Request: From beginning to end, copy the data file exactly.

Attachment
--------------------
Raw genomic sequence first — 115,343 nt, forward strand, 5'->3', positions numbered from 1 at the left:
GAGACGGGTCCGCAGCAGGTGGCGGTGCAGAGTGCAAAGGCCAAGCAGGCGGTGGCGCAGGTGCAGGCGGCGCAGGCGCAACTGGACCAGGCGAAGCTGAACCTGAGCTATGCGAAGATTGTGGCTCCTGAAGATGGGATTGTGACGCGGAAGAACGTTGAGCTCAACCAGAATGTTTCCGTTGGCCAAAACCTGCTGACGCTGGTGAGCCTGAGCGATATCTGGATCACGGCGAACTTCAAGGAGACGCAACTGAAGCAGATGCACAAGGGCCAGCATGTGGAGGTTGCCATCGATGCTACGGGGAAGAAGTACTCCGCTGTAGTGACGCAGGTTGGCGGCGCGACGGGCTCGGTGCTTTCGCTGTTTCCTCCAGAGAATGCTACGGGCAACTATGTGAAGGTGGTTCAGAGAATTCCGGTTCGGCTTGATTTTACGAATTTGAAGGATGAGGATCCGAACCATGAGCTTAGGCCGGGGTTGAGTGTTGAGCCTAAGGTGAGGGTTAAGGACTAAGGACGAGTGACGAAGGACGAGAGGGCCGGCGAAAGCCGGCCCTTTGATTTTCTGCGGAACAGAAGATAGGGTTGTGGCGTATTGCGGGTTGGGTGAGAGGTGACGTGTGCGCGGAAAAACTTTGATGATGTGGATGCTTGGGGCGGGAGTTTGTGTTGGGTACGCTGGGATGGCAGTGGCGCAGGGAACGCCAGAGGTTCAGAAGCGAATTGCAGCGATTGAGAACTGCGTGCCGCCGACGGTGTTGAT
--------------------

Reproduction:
Raw genomic sequence first — 115,343 nt, forward strand, 5'->3', positions numbered from 1 at the left:
GAGACGGGTCCGCAGCAGGTGGCGGTGCAGAGTGCAAAGGCCAAGCAGGCGGTGGCGCAGGTGCAGGCGGCGCAGGCGCAACTGGACCAGGCGAAGCTGAACCTGAGCTATGCGAAGATTGTGGCTCCTGAAGATGGGATTGTGACGCGGAAGAACGTTGAGCTCAACCAGAATGTTTCCGTTGGCCAAAACCTGCTGACGCTGGTGAGCCTGAGCGATATCTGGATCACGGCGAACTTCAAGGAGACGCAACTGAAGCAGATGCACAAGGGCCAGCATGTGGAGGTTGCCATCGATGCTACGGGGAAGAAGTACTCCGCTGTAGTGACGCAGGTTGGCGGCGCGACGGGCTCGGTGCTTTCGCTGTTTCCTCCAGAGAATGCTACGGGCAACTATGTGAAGGTGGTTCAGAGAATTCCGGTTCGGCTTGATTTTACGAATTTGAAGGATGAGGATCCGAACCATGAGCTTAGGCCGGGGTTGAGTGTTGAGCCTAAGGTGAGGGTTAAGGACTAAGGACGAGTGACGAAGGACGAGAGGGCCGGCGAAAGCCGGCCCTTTGATTTTCTGCGGAACAGAAGATAGGGTTGTGGCGTATTGCGGGTTGGGTGAGAGGTGACGTGTGCGCGGAAAAACTTTGATGATGTGGATGCTTGGGGCGGGAGTTTGTGTTGGGTACGCTGGGATGGCAGTGGCGCAGGGAACGCCAGAGGTTCAGAAGCGAATTGCAGCGATTGAGAACTGCGTGCCGCCGACGGTGTTGAT